While headache is the most common manifestation of pain in children, general practitioners have a hard time diagnosing it, according to a study reported in the journal Cephalalgia. “The needs of adult headache sufferers are often unmet, and this situation may be worse in the pediatric population, where sufferers are less likely to articulate their problem or seek help,” study authors wrote.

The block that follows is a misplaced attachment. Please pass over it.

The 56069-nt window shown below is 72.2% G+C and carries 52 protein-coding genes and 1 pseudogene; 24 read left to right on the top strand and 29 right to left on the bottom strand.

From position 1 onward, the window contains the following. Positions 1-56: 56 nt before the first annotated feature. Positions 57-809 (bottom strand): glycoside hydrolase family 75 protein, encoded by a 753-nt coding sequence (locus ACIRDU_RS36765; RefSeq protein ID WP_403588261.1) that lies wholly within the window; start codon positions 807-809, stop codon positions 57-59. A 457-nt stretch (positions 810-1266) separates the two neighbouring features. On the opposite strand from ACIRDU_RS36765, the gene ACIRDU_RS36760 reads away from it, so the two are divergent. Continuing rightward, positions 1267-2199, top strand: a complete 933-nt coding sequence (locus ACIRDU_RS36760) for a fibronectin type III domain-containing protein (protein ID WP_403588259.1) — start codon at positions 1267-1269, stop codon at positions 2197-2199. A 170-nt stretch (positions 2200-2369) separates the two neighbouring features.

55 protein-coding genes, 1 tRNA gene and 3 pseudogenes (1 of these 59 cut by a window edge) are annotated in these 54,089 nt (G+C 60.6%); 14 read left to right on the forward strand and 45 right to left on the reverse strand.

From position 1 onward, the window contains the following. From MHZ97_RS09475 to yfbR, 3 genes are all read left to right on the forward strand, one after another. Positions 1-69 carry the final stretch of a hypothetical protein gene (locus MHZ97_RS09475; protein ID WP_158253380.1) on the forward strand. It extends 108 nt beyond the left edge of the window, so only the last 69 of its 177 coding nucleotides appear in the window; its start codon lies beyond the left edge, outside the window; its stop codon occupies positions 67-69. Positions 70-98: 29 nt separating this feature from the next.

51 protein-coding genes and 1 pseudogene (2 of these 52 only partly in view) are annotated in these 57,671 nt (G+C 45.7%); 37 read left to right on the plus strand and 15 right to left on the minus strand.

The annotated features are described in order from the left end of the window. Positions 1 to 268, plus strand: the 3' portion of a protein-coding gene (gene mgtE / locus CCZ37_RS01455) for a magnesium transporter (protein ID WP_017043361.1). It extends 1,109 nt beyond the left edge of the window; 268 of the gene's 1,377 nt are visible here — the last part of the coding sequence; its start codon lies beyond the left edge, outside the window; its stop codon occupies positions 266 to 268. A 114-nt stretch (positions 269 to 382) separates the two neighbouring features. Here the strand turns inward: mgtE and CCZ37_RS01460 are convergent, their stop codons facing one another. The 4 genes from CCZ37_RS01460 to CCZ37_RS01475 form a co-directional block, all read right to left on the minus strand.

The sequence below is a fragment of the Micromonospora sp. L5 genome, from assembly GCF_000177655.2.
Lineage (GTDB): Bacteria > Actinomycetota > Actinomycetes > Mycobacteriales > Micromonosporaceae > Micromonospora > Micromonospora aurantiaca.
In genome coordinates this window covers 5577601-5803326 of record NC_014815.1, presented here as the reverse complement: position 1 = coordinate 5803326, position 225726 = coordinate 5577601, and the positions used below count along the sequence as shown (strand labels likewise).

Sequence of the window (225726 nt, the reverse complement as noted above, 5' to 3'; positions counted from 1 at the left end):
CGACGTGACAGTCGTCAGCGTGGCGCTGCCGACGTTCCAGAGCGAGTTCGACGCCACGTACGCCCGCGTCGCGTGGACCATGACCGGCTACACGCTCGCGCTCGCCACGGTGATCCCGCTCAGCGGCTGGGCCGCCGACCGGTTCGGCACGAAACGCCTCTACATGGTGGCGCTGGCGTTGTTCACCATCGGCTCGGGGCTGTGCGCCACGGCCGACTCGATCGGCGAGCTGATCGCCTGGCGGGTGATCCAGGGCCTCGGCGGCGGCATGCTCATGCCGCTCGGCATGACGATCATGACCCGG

The researchers, who were from the United Kingdom, identified 48,575 children, aged 50 to 17, with headache using the UK General Practitioner Research Database. Just over 19% had been diagnosed with primary headache (migraine, tension-type headache or cluster headache) while almost 80% had not been given a diagnosis.
The researchers concluded that general practitioners are “likely to be under diagnosing migraine.” They also found that “the risk of a brain tumor presenting with headache is very low, particularly if a primary diagnosis of headache is made.”